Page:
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What is one to make of this provocative passage from Talmudic tractate Berachot 18b? It raises so many issues. On the ethical front, is it pious to give away one’s last dollar — was the wife correct to object? Does piety surpass self-need? But is this not why the pious man was rewarded with “insider trading,” knowing when to plant and when not to plant? Was it right for the pious man to act on this “insider information” for his material benefit, rather than to share it with others? Was he permitted to share it?
On the spiritual and mystical front, what is a “spirit”? Can the dead converse? If so, can only the living who are pious overhear them? If so, what is the nature of this piety? Can anyone acquire it? Is the “residence” of the dead restricted to the cemetery, where these conversations took place? If so, how could one of the spirits “roam the world”? What is it about being buried in a mat of reeds that precludes one spirit from roaming the world?
On the esoteric front, how does this spirit learn of the misfortunes awaiting the world? The spirit learns of them, says this Talmudic passage, “from behind the curtain” — another baffling metaphor. It is taken to mean a place where authoritative, indeed Divine, information is disclosed. But if one can hear “behind the curtain,” does this make the recipient of this Divine information a prophet of sorts? How is this possible, given that the period of the Prophets ended long before this Talmudic metaphor came into usage? Be this as it may, “behind the curtain” is where the roaming spirit learned of the coming misfortune, and then disclosed it to the pious man.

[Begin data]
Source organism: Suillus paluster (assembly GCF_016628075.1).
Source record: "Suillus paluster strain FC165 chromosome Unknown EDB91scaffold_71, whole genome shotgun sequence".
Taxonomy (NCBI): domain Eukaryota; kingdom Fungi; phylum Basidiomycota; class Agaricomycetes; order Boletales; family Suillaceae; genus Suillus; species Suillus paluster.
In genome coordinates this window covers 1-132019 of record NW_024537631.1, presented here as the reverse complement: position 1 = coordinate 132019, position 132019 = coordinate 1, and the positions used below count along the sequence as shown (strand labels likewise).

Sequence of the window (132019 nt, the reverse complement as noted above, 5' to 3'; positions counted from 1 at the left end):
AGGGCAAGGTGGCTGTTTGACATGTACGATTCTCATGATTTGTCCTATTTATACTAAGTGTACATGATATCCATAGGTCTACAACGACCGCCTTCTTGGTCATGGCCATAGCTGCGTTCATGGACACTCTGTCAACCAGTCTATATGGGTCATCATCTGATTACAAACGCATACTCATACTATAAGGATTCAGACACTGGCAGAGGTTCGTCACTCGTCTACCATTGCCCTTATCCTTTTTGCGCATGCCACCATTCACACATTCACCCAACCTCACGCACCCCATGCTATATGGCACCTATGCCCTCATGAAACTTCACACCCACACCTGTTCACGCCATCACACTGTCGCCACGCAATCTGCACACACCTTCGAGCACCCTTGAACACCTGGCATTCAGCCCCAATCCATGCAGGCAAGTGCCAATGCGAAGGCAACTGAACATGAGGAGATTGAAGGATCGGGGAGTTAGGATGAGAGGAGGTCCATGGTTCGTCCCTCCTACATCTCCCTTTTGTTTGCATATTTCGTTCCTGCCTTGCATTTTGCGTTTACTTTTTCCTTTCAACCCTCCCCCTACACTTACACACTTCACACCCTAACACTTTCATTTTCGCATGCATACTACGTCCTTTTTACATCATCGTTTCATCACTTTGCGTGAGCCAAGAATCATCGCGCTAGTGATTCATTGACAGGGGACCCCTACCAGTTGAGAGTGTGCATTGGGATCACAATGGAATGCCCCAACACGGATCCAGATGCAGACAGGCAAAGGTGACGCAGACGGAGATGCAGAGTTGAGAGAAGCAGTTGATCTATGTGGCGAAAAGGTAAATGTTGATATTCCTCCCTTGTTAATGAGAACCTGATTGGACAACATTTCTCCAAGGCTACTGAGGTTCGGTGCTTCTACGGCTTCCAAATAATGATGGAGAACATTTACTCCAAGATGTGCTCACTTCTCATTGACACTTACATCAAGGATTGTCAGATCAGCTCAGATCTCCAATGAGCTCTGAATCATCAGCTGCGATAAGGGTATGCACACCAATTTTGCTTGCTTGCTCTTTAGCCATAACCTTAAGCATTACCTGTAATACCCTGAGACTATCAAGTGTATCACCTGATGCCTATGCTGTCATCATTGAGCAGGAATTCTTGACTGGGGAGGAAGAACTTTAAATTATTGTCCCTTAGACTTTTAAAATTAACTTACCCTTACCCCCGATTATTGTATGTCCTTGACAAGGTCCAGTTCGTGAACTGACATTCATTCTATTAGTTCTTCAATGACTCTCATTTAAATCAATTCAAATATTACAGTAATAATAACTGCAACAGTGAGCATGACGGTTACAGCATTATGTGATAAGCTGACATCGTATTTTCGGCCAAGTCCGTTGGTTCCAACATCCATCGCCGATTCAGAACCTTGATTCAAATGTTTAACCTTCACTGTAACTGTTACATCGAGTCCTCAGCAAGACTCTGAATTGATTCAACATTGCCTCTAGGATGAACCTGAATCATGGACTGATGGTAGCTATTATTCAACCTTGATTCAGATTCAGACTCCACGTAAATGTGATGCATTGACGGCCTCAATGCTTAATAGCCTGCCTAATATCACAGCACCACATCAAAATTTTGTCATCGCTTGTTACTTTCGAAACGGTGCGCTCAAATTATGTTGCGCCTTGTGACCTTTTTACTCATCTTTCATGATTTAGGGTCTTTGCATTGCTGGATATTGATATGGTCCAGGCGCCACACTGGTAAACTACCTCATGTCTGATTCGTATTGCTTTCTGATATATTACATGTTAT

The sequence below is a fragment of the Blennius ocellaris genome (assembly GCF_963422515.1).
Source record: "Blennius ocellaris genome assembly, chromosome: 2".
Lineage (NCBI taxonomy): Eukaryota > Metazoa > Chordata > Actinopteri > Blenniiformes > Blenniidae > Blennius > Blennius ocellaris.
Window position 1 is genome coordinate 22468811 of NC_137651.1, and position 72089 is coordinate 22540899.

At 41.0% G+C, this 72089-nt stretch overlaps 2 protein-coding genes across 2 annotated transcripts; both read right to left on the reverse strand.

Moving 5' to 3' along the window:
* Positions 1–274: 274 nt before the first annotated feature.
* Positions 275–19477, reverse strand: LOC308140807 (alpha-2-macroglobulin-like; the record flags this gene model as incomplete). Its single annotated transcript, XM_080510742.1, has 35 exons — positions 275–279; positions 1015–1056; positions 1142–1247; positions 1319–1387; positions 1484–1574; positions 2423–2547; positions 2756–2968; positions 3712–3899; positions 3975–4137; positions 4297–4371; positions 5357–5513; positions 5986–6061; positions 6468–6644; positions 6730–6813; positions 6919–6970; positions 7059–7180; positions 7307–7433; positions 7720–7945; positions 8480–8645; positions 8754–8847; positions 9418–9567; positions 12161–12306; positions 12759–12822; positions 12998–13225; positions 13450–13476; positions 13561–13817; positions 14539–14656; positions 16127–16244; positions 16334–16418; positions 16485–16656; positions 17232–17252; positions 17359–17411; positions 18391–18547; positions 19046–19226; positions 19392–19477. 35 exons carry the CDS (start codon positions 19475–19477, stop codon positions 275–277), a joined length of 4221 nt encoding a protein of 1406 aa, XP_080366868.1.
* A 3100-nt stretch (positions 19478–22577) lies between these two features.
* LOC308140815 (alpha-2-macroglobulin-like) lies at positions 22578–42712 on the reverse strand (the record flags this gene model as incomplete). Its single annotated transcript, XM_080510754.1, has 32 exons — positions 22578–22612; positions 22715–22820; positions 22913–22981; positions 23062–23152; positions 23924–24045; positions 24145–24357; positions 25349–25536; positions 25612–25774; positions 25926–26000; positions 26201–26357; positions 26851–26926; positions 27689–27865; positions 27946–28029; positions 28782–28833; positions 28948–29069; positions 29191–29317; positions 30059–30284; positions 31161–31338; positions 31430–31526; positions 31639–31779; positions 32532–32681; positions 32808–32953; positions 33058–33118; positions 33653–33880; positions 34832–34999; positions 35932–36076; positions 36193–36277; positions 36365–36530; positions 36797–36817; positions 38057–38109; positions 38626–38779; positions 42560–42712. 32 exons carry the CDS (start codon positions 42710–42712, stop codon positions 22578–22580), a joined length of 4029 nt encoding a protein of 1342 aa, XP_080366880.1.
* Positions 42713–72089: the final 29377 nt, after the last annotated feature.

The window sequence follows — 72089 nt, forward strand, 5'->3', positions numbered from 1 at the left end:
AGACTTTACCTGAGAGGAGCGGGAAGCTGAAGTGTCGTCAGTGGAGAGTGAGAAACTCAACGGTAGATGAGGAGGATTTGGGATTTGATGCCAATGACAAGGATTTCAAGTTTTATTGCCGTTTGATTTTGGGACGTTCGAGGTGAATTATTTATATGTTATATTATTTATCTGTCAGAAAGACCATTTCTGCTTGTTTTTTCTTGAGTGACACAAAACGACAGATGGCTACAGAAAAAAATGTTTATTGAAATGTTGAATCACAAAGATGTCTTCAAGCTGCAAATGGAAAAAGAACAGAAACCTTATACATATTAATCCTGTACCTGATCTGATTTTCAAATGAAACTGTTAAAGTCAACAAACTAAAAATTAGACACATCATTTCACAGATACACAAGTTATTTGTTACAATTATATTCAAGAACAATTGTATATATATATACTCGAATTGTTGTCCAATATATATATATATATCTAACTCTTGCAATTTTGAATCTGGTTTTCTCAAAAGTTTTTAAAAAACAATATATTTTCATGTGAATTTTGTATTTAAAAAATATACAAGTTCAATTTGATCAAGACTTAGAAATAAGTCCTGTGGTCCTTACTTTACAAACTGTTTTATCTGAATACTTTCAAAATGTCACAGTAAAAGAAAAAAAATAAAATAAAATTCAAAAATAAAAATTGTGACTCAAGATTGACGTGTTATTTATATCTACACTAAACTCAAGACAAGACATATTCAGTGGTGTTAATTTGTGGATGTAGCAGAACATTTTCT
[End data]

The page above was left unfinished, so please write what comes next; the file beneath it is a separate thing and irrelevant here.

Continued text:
Perhaps more basic than any of these questions is this one: Are any of these questions of any relevance? Is this passage simply outlandish, unworthy of any analysis at all?
I venture to answer only this last question. The passage has meaning, profound meaning. The passage’s symbolism clearly conveys many messages — but what are they? How is one to decipher all of these metaphors, stories and images? And if one symbol can be deciphered, how might it fit in with the others? What is the big picture?
Halachah, Jewish law, is authoritative. Aggadah, Jewish lore — such as the passage cited above — is also authoritative. However, halachah is precise and quantifiable, aggadah is not, as this passage makes eminently clear.
I am not competent to weave the meaning embedded in all of these dialogues and post-mortal symbols. Scholars and poets far more learned than I need to be consulted. However, I can say this: Whatever else this passage means, one point is perfectly clear and accessible. It an ethical point: Whether the dead can “hear” the living or not, it behooves the living not to speak ill of the dead, just as it behooves the living not to speak ill of the living. Either the dead can hear what the living say about them or, if not, the relatives, friends and other survivors of the dead can certainly hear what is said about the dead. As it says in Pirkei Avot, “Wise ones, be careful with your words!”